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January 2017

Following the Lamb

Second Sunday after Epiphany

Scripture Reference: John 1: 29 -42 

1929 Illustration by Clara M. Burd

1929 Illustration by Clara M. Burd

Preparation: Be ready to sing, with or without accompaniment, “Mary Had a Little Lamb.” You may also bring an illustration of a lamb or a stuffed animal.

How many of you know the old nursery rhyme, “Mary Had a Little Lamb?” Can any of you help me sing the song? (Let children join in if they know it.) “Mary had a little lamb, little lamb. Mary had a little lamb, its fleece was white as snow. And everywhere that Mary went, Mary went, Mary went… Everywhere that Mary went, the lamb was sure to go.” In the song, the little lamb follows Mary into the schoolhouse, the teacher makes the lamb wait outside and then the other students start asking questions. They want to know why that lamb loves Mary so much and follows her everywhere. And the answer is, of course, that it’s because Mary loves the lamb. This little song reminds me that we love God, because God first loved us. God’s love puts love into our own hearts.

In the Gospel reading for today, John the Baptist calls Jesus the “Lamb of God.” And then, two of the first disciples, Andrew and Simon Peter, start to follow Jesus. It’s sort of funny when you think about it. Usually, a lamb will follow other sheep or the shepherd, or someone named Mary who loves the lamb very much. But here we have two men following the Lamb. Jesus, of course, is a grown man, not really a small sheep, but there are some important reasons why John calls Jesus the “Lamb of God.” And Jesus is called both the “Lamb of God” and the “Good Shepherd” because they both describe who Jesus is and how much Jesus loves us.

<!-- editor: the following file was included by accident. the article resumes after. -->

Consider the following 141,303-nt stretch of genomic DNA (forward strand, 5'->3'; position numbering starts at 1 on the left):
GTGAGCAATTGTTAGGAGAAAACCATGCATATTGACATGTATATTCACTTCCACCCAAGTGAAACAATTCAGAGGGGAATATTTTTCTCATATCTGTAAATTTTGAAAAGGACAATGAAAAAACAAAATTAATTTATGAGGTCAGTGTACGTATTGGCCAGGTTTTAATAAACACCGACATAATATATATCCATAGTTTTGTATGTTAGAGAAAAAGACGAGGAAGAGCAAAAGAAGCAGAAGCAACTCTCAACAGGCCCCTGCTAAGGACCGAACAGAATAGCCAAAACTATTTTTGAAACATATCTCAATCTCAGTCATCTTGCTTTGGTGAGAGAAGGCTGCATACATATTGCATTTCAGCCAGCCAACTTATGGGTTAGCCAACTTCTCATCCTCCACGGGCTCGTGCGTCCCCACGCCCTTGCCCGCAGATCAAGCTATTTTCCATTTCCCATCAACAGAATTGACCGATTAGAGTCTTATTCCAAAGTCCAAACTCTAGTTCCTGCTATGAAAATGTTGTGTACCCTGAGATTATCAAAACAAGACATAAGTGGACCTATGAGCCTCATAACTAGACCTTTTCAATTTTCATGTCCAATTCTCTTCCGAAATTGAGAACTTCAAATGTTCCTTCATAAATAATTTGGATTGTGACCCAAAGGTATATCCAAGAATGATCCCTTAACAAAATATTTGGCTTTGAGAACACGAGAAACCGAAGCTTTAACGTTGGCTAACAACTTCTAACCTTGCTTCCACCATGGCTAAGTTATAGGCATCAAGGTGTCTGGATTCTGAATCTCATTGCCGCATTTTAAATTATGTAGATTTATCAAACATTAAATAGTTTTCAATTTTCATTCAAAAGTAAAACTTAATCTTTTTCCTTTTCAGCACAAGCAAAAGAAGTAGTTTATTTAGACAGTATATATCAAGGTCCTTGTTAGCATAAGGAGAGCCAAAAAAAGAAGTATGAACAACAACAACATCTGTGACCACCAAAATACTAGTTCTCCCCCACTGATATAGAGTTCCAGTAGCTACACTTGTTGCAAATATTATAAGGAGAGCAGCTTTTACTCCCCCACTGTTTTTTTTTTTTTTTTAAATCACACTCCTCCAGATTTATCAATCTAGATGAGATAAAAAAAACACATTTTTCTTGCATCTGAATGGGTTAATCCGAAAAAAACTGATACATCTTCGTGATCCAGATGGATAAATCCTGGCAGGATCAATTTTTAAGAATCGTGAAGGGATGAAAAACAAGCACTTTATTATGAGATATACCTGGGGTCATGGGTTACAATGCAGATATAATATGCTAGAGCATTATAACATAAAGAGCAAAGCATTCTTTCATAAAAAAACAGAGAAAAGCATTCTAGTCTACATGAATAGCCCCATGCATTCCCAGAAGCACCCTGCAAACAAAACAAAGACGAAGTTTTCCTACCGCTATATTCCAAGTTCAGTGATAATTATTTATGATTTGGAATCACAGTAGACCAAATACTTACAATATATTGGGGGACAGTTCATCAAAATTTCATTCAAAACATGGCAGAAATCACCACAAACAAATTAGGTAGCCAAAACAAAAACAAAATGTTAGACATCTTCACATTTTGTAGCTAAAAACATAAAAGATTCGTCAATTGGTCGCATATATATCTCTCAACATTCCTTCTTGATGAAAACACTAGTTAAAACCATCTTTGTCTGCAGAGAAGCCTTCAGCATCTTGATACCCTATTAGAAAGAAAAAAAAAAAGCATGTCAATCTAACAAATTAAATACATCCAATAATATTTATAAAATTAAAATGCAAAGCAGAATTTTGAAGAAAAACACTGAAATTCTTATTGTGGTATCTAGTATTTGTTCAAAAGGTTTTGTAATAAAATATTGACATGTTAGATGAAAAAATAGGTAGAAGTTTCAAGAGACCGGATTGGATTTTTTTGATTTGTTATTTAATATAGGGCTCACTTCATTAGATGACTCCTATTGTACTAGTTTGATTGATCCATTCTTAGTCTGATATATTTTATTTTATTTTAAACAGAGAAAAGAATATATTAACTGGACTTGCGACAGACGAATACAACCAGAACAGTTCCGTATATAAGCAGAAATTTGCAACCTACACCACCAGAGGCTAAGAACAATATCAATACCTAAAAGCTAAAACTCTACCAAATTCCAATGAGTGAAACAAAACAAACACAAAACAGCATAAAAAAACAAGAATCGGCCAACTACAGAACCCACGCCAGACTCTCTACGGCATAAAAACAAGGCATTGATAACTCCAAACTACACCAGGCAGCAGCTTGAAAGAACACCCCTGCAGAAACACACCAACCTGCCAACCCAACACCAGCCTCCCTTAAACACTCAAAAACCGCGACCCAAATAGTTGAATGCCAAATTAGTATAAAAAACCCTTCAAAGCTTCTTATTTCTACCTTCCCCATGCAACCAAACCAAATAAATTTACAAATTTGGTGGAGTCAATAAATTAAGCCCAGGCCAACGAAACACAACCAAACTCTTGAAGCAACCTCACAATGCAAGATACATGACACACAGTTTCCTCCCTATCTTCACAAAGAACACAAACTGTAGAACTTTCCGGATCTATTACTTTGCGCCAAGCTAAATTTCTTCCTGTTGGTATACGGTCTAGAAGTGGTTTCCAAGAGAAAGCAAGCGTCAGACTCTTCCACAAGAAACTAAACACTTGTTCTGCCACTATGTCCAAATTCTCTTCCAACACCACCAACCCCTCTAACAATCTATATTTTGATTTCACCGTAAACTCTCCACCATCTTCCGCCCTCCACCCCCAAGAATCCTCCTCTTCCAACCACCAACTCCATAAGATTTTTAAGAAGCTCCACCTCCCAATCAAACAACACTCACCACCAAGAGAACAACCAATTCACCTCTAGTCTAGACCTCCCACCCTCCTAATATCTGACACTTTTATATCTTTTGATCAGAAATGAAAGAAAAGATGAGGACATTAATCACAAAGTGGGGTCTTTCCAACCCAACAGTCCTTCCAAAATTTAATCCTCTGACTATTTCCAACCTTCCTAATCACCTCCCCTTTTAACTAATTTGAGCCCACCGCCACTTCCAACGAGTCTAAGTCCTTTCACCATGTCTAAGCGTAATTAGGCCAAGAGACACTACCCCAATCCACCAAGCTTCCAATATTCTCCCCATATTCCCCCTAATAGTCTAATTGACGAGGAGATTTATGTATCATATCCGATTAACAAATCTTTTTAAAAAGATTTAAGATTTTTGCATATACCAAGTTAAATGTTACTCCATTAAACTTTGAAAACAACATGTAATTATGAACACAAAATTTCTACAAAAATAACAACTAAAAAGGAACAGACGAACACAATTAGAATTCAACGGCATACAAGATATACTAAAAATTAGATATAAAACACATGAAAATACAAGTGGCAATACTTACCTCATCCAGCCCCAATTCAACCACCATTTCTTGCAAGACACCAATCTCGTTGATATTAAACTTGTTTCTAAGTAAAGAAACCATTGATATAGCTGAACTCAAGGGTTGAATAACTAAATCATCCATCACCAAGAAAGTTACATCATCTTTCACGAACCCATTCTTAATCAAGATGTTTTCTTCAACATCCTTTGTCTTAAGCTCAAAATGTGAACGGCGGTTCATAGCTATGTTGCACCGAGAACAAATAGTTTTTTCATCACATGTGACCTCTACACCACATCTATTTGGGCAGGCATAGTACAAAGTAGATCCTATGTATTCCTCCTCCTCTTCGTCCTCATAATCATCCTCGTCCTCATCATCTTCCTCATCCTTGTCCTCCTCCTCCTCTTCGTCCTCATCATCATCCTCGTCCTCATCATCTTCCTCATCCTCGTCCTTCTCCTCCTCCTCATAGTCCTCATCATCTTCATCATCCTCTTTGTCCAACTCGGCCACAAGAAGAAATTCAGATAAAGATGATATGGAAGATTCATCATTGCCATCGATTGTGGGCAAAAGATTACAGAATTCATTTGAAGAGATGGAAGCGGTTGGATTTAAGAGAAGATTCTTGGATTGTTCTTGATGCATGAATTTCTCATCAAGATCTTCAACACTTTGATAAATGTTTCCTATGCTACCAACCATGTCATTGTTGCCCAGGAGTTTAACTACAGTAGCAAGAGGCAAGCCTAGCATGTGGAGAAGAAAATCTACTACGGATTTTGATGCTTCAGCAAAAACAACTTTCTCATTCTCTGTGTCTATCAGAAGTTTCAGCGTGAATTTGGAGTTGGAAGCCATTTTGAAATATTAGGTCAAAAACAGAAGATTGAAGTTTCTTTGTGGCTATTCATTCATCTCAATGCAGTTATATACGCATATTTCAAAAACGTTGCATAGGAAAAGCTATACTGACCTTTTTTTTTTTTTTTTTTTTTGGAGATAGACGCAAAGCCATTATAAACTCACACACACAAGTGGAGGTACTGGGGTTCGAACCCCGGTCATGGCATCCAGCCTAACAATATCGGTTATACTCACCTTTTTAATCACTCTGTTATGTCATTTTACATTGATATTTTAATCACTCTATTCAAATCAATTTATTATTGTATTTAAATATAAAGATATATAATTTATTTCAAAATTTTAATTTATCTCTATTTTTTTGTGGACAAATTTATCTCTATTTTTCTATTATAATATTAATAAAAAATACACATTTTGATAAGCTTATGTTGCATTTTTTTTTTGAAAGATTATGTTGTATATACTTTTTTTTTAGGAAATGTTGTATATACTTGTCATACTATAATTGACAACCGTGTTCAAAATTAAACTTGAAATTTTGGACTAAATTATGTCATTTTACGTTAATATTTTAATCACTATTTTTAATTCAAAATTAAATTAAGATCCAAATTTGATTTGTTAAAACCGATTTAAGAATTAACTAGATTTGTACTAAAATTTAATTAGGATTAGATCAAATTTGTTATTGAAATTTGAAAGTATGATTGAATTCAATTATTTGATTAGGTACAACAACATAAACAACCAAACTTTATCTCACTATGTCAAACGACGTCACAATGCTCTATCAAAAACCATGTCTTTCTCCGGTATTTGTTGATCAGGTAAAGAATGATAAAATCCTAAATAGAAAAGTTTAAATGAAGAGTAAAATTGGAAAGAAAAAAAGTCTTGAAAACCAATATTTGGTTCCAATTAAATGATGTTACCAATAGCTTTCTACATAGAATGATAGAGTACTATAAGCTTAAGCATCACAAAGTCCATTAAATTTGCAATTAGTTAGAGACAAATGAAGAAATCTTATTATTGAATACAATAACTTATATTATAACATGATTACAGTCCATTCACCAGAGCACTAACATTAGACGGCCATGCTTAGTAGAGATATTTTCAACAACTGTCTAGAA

Here is one reason why Jesus is called the “Lamb of God.” In Old Testament times, before Jesus was born, people would take a lamb and they would make a sacrifice with the lamb to show God how sorry they were for their sins. They would go to the temple with a lamb and at the temple, they would say to God, “God we are sorry for the wrong things we have done. We place these sins on this lamb. We know that we should be punished for our sins, but we will allow this lamb to take the punishment instead.” And though it was very sad, they would kill the lamb and burn it on the altar. In this way, they were showing God that they wanted to get rid of their sins and be free from sin again. They knew that God did not want humans to be killed when they did something wrong; none would survive, after all. So a lamb was killed for the sins of a human.

This is why Jesus was sent to earth. He was sent to save us from our sins; sent to die in our place on the cross. And this is why John called Jesus, the “Lamb of God.” Even though John the Baptist did not know exactly what was going to happen to Jesus, he was inspired by the Holy Spirit to call Jesus the Lamb of God. Jesus came to save us from death and to bring us to eternal life. We follow a Lamb who saves us.

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